I’m a little confused about the advice here. I am suffering a pretty bad acute attack I think. At first I thought it was related to my back – bulging discs. Foot pain has been attributable to that in the past. My toe however has become too painful to bear any weight. Hard even to get it to relax enough to straighten. Assume it’s gout. I’m a regular swimmer – up to a mile, but haven’t had a chance this week. You’re suggesting I avoid ALL exercise during this attack. or would I benefit from a swim?

      • Spiro Koulouris

        Hi Ed!

        You have nothing to worry about, swim as much as you want. Swimming is the best exercise for gout sufferers since it doesn’t put any pressure on the joints. What I meant is for exercise during a flare up or gout attack, do not go around putting any additional pressure on your inflamed joints. It will make the recovery even longer!

        • Red Toe

          So what if you’re having a gout attack and your big toe is inflamed. Can you still go swimming? Wouldn’t the motion of kicking your foot through the water put additional pressure on your toe joint?

          Can you swim while suffering an attack?

          • Spiro Koulouris

            Yes during an attack it’s best to avoid all forms of exercise. Some gout sufferers who are older and suffer from joint stiffness or arthritis, swimming is a recommended form of exercise to pursue, that is my point.

    • […] Exercise is also another great way to fight the nasty effects of bone erosion. Certain exercises such as weight-training and muscle strengthening help improve bone density, stimulate the production of new cells in the bones, and slow down bone loss. You can choose from a variety of exercise which include fast walking, jogging, dancing, weight lifting, and push ups. […]

    • Lynda

      I have a few health problems and now need to do some exercise I have an up hill walker that I use but can I use my vibration plate

    • chaman

      Search for Edgar Cayce on Gout. Fast acting would be to use a Epsom Salt pack over the back across Kidney region and use a laxative (preferably enema) and follow other things like diet above. e.g.

    • Hari

      I have suffered from gout attacks every 16 months or so for the past 9 years. The most recent one was excruciating, and I am just getting over it now with Indomethacin.
      This is despite me switching to a whole food plant based diet 3 months ago, consuming zero meat, zero alcohol, and doing 60 minutes of cardio (bike) every day. I also do calisthenics for strength conditioning.
      So, what else can be done to prevent further attacks? I do not want to go on long term medications. Any food I should be avoiding or including? Any supplementation? It’s rather demoralizing to feel like you’re making great choices that might not be making a difference!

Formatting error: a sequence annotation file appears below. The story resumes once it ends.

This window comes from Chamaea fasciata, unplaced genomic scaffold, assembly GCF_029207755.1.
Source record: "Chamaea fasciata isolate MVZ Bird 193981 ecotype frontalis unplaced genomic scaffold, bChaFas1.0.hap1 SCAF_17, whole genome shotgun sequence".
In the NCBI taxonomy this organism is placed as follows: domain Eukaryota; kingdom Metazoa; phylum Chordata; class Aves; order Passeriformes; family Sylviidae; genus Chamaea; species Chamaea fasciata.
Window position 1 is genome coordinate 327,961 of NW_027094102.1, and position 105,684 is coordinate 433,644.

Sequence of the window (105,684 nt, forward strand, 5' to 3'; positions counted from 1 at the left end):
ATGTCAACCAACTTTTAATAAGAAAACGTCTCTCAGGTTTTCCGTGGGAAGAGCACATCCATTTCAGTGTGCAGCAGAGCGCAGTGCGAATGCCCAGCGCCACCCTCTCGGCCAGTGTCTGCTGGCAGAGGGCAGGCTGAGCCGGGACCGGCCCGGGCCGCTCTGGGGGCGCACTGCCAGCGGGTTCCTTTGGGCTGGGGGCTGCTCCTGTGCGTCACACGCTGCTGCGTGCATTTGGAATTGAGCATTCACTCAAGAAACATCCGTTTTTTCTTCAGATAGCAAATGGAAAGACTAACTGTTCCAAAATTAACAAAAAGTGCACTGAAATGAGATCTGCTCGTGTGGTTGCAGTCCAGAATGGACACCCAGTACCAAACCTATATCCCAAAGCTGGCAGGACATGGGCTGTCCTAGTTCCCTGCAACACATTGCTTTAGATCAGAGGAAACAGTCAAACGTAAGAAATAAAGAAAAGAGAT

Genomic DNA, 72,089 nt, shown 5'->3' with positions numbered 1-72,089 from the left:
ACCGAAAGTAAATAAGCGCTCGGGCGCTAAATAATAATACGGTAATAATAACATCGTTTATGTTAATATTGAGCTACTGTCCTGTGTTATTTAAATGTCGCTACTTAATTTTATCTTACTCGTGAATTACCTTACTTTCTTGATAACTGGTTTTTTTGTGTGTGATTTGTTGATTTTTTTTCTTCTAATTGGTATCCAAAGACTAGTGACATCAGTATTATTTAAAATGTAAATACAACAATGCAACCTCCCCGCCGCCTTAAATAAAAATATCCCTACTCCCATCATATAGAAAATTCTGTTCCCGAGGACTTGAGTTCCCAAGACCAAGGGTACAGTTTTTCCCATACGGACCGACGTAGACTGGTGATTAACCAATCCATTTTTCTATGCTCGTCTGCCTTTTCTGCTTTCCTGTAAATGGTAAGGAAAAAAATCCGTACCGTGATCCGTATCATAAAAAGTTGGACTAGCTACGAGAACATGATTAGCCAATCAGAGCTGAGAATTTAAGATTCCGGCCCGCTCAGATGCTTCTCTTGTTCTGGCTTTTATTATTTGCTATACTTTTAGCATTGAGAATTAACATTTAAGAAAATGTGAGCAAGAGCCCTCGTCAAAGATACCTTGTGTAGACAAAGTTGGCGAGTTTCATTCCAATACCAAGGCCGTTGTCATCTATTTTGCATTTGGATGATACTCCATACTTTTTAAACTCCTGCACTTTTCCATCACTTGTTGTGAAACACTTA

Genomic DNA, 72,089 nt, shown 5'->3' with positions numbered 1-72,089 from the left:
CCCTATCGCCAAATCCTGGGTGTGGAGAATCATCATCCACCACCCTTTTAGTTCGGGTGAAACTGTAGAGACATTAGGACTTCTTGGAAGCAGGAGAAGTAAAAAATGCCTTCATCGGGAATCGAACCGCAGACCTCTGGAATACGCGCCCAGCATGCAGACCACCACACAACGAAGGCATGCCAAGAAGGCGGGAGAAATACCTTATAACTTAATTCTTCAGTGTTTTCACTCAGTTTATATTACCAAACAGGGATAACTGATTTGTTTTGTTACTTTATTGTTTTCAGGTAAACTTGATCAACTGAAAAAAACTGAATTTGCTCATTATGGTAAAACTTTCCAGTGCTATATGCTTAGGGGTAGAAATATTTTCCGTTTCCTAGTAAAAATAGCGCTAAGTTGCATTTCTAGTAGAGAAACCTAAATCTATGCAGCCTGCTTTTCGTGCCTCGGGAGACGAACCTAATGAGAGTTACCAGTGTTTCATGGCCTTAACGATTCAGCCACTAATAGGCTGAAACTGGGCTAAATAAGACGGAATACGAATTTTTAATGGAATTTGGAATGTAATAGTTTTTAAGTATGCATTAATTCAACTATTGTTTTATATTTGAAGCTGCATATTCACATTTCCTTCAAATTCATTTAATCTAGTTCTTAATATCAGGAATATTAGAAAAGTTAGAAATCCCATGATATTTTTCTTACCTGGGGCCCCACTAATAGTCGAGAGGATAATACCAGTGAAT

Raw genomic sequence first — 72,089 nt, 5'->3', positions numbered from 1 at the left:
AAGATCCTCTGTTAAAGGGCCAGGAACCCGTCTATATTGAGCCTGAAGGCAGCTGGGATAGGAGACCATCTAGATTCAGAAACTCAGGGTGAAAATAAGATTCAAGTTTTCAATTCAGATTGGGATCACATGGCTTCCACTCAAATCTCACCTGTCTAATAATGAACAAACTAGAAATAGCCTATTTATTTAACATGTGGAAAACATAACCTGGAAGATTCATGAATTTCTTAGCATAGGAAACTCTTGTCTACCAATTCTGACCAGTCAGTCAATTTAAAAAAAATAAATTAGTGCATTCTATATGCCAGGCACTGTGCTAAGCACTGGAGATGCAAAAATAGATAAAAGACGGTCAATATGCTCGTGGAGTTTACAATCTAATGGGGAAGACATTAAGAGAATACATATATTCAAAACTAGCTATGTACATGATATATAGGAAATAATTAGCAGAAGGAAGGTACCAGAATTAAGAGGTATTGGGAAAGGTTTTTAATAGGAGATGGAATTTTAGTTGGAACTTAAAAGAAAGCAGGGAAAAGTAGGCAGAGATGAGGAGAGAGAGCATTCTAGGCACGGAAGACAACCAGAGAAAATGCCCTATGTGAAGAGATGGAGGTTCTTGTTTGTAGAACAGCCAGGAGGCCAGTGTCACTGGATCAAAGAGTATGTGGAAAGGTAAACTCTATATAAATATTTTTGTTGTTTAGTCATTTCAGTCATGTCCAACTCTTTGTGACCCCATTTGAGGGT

• Spiro Koulouris

        Anytime you try to beat gout naturally, you should team up with a doctor that will follow you and do multiple blood tests within a year to see if it’s really working or if it’s hopeless since gout can be due something else, so no natural remedy, good diet, exercise will work for you. Then you will have no other choice but go on medication in order to lower uric acid and avoid any future gout attacks. Don’t go in it blindly hoping for the best, you need to examine the data which is how your uric acid levels react to whatever you are doing.

        Hope this is clear for you!

        Good luck!

    • Joshua

      I have gout in my right knee and it has caused my leg muscles to become very weak. The doctor called it atrophy. What are some leg workouts that I can do to re-strengthen my legs? I’m not in a flare up now but just got over one.

      • Spiro Koulouris

        Simple walking strengthens legs. Also do some squats each day with no added weight, just your body weight. If you feel any pain or pressure, simply stop. Listen to your body and do as much as it allows you to.

      • Ericka

        Same here, except I haven’t been diagnosed but honestly think Gout is what I have, my thigh has lost so much muscle that is now skinny ‍♀️ and it scares me that it is weak because of that, each time I start to get those painful attacks it loses more muscle.

    • Mercy Mbewe

      Hi! I have a combination of gout and arthritis of both knees since diagnosis 2009. My condition has gotten worse and in constant pain and my uric acid is not dropping in spite of removing from my diet food which are uric acid forming. I tried exercise I was unable to tolerate.I now have to take pain killers daily. I am not sure if my recently diagnosis of hypothydism aggravated the inflammation.

    • […] Experts say that people who are physically active are not only in better moods on average. But they’re also less likely to develop gout and/or joint pain (disclaimer: as long as they have good posture and avoid injury). […]

    • Alfred

      Hi Spiro,

      I am a gout sufferer for long time, my doctor has been giving me injection and tablet for the pain and inflammation. I notice that when I played tennis, my gout flares up, is there any connection to my tennis activity and my gout inflammation?

      • Spiro Koulouris

        Hi Alfred!